Wayne Law welcomes Cody High School students to dedication for Marching Toward Justice
DETROIT (Nov. 22, 2011) — Approximately 25 sophomores and juniors from Detroit’s Cody High School were the special guests at a dedication ceremony for the new, interactive version of the exhibit Marching Toward Justice: The History of the Fourteenth Amendment at Wayne Law. The ceremony took place Nov. 17 at 9 a.m. in the lobby of the Damon J. Keith Center for Civil Rights, where the exhibit is housed.
Commissioned by the Damon J. Keith Law Collection of African American Legal History, the exhibit gives a thorough account, through images and text, of the history of the Fourteenth Amendment. Ratified in 1868, the Fourteenth Amendment guarantees equal rights and liberties under the Constitution to all U.S. citizens, defined as anyone born or naturalized in the United States.
Curator Robert Smith said he believes this is the largest exhibit of history in Michigan that is in a public place and not a museum. “This is the story of America’s struggle to reach its highest ideals — there is no greater story,” he said.
“This exhibit shows public school kids like yourself who went on to aspire to great things,” Keith Collection director and Keith Center Civil Rights lecturer I. India Geronimo told the group of teens. “It shows the many contributions African American lawyers made to our society.”
After viewing the exhibit and watching a civil rights documentary, students had the opportunity to talk with Judge Keith.
“His courage, regardless of all his obstacles, is very inspiring,” said Cody junior Sean Lee. “He made changes and opened up doors. And he put it in our head that our own generation needs to keep this legacy alive.”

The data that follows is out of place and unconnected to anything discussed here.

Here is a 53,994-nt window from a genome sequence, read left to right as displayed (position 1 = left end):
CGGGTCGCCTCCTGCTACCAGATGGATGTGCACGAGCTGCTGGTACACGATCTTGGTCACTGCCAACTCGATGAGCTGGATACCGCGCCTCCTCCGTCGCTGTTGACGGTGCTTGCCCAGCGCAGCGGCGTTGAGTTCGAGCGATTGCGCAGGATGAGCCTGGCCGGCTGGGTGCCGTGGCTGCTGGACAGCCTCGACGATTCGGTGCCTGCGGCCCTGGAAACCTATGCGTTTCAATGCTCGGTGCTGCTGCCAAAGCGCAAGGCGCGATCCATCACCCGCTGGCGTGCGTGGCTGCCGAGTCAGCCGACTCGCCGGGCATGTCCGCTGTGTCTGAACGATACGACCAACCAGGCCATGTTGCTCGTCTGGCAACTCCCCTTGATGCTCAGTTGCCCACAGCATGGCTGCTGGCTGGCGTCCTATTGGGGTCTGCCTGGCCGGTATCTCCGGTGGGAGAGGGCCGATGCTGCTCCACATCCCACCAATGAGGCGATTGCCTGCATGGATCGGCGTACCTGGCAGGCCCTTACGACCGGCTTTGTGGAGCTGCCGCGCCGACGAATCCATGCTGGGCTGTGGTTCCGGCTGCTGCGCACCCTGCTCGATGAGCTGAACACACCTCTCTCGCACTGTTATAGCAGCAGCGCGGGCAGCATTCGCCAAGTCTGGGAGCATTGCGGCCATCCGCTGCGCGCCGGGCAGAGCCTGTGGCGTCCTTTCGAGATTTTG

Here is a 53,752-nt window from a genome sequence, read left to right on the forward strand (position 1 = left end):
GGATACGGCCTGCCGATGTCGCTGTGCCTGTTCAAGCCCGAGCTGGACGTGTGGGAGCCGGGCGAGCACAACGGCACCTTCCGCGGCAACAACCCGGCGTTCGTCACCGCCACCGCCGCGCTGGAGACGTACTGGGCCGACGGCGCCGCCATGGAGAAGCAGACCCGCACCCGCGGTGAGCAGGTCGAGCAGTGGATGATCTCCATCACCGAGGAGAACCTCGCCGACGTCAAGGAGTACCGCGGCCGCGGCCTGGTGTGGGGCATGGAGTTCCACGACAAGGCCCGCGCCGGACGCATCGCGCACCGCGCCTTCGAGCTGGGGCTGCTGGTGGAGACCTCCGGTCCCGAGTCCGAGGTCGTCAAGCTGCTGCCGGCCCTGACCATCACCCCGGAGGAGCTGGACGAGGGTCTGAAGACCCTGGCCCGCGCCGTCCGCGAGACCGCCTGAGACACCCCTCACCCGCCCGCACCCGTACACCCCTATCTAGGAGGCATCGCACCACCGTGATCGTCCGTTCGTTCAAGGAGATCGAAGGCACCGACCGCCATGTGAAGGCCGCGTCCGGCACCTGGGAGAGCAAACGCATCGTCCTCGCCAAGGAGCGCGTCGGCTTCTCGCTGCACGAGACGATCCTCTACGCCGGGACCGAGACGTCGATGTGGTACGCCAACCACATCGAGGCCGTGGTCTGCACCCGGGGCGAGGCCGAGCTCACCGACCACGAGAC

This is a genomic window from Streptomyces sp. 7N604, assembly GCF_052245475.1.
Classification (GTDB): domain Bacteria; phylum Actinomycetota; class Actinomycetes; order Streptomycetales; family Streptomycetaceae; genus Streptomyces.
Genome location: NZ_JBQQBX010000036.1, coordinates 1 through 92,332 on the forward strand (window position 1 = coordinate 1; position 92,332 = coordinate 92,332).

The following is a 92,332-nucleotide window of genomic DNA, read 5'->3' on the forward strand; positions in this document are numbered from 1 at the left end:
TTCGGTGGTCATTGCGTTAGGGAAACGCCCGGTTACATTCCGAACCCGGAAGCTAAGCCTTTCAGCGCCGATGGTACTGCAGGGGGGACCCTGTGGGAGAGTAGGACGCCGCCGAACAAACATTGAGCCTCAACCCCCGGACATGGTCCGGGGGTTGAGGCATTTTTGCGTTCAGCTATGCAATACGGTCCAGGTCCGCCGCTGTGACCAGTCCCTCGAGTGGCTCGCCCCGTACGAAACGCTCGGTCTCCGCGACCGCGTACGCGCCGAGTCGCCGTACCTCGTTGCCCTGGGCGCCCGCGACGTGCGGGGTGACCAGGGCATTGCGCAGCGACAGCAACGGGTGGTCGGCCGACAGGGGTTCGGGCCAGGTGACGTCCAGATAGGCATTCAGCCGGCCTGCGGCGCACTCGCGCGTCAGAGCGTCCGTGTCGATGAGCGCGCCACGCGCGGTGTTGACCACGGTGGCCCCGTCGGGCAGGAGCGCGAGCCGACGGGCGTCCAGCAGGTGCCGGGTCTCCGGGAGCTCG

Junior Kayla Bosley was also inspired. “I loved the video. It showed how he had to fight for what he believed in and even went up against the president,” she said. “I’m glad that he wants us to be here and wants us to do well. It made me think about going to law school.”
Marching Toward Justice examines issues including the beginning of slavery in the United States in the early 1600s, the Civil War and the Emancipation Proclamation, and the civil rights activism of the 1950s and ’60s. Interactive, touch-screen monitors allow visitors to explore specific topics such as the Colonial Period and the Expansion of Slavery; New Black Leaders: Organizations and Philosophies; and Equal Under Law: The Enforcement of the Brown v. Board of Education decision. The exhibit also contains historical artifacts, including an actual manifest of slaves on the ship Florida, c. 1850, and an Alabama slave bill of sale from 1829. The exhibit is free and open to the public.
“I am thrilled that public schoolchildren will have an opportunity to learn about the work of civil rights giants like Thurgood Marshall and Charles Hamilton Houston,” said Judge Keith. “These pioneers were my mentors and committed to actualizing ‘equal justice under law.’”
“We are excited to welcome this first classroom visit,” said Geronimo. “It’s a tremendous opportunity to engage local schoolchildren in civil rights education and create a pipeline for them to enter the law school environment.”
The Damon J. Keith Law Collection of African American Legal History at Wayne State University Law School was created to record the history of African American lawyers and judges. It is housed in the Keith Center for Civil Rights at Wayne Law. The Keith Center, which celebrated its grand opening on Oct. 19, 2011, honors the life and legacy of Judge Keith by carrying out his vision for civil rights through active programs of legal studies, community engagement and public lectures by prominent civil rights leaders.
For more information on the Keith Center exhibit or to schedule a visit, contact Holly Hughes at email@example.com or 313-577-3620.
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